Yet, the remarkable pre-incarnate Son is not only described as being equal to God, but he does not see his power and status as something to be used for his own advantage (Silva, 104). Thomas Schreiner summarizes that the passage assumes the deity of Christ and that Paul is stressing that Jesus did not take such equality with God and exploit it for his own gain (431). Fee expresses this further by noting that this was contrary to the gods and lords that permeated the Philippians’ world (208). Rather than exploiting his power and status, God the Son “emptied himself” by adding to himself a human nature for the sake of others.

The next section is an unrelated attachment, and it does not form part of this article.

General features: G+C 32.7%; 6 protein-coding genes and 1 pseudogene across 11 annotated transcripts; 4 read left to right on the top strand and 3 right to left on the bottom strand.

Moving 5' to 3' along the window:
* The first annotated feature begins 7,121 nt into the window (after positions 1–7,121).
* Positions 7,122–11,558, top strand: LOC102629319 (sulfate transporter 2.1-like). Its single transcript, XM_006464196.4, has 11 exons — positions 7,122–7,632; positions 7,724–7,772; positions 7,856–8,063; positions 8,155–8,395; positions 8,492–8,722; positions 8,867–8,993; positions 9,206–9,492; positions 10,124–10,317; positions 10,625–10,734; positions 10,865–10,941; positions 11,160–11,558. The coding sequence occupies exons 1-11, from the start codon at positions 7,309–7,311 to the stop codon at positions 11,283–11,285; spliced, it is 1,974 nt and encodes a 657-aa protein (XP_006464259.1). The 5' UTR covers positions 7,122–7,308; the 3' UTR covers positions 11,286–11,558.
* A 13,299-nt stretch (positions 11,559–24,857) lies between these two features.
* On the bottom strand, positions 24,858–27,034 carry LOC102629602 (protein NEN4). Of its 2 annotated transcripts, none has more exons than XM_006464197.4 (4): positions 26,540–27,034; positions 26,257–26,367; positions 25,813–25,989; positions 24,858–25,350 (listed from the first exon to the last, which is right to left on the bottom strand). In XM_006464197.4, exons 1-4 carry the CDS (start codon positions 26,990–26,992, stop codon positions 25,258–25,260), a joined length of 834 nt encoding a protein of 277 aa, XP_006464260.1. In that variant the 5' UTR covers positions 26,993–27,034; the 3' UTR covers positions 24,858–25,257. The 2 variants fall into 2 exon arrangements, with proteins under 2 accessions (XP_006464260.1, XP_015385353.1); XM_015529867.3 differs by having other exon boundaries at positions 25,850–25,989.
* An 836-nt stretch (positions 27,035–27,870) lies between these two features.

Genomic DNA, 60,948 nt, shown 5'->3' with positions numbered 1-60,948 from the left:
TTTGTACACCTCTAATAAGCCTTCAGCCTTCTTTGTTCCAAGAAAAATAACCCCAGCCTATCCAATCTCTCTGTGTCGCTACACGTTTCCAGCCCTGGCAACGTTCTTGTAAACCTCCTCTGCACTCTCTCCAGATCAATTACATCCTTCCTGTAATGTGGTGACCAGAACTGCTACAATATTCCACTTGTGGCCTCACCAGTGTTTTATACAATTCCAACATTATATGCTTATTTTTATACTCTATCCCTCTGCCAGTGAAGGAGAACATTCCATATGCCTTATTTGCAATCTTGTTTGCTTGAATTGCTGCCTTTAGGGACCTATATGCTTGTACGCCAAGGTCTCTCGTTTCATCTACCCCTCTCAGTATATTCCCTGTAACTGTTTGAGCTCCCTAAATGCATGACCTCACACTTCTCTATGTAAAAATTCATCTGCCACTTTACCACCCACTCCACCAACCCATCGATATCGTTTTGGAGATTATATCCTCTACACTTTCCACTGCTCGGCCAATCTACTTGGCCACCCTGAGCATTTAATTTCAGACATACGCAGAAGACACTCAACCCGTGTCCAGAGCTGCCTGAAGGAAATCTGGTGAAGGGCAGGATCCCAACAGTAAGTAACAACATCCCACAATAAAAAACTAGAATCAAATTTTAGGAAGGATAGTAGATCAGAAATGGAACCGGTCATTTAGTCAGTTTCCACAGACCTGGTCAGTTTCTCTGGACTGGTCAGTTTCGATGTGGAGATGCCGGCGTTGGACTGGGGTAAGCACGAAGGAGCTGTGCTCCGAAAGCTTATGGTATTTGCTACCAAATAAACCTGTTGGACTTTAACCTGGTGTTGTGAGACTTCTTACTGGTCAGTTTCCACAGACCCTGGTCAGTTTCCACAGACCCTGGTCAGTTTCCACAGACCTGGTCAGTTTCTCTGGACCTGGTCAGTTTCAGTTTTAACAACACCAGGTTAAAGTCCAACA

As with form (μορφή), debates, especially arising in the 19th century, center around κενόω or the “emptying” of Christ. Yet, as many have noted, such a term denotes an emptying, or putting away, of prestige or privilege (Hellerman, 114). Paul’s elaboration of the phrase “emptied himself” highlights such by stating that Christ took upon himself the μορφή of a slave, and thus such emptying is the humbling of the Son, not ontologically, but rather by addition of a lowly status and obedience unto death (Wellum, 177). While many would opt for the less offensive term “servant” here in Philippians, it would be best to retain the term “slave” in translation. We find that this is the only instance where the term δοῦλος (slave) is used for Christ, making it particularly noteworthy but also relevant to the context. Additionally, the term itself in juxtaposition to the μορφή of Christ prior to emptying himself would have been jarring for the Philippians.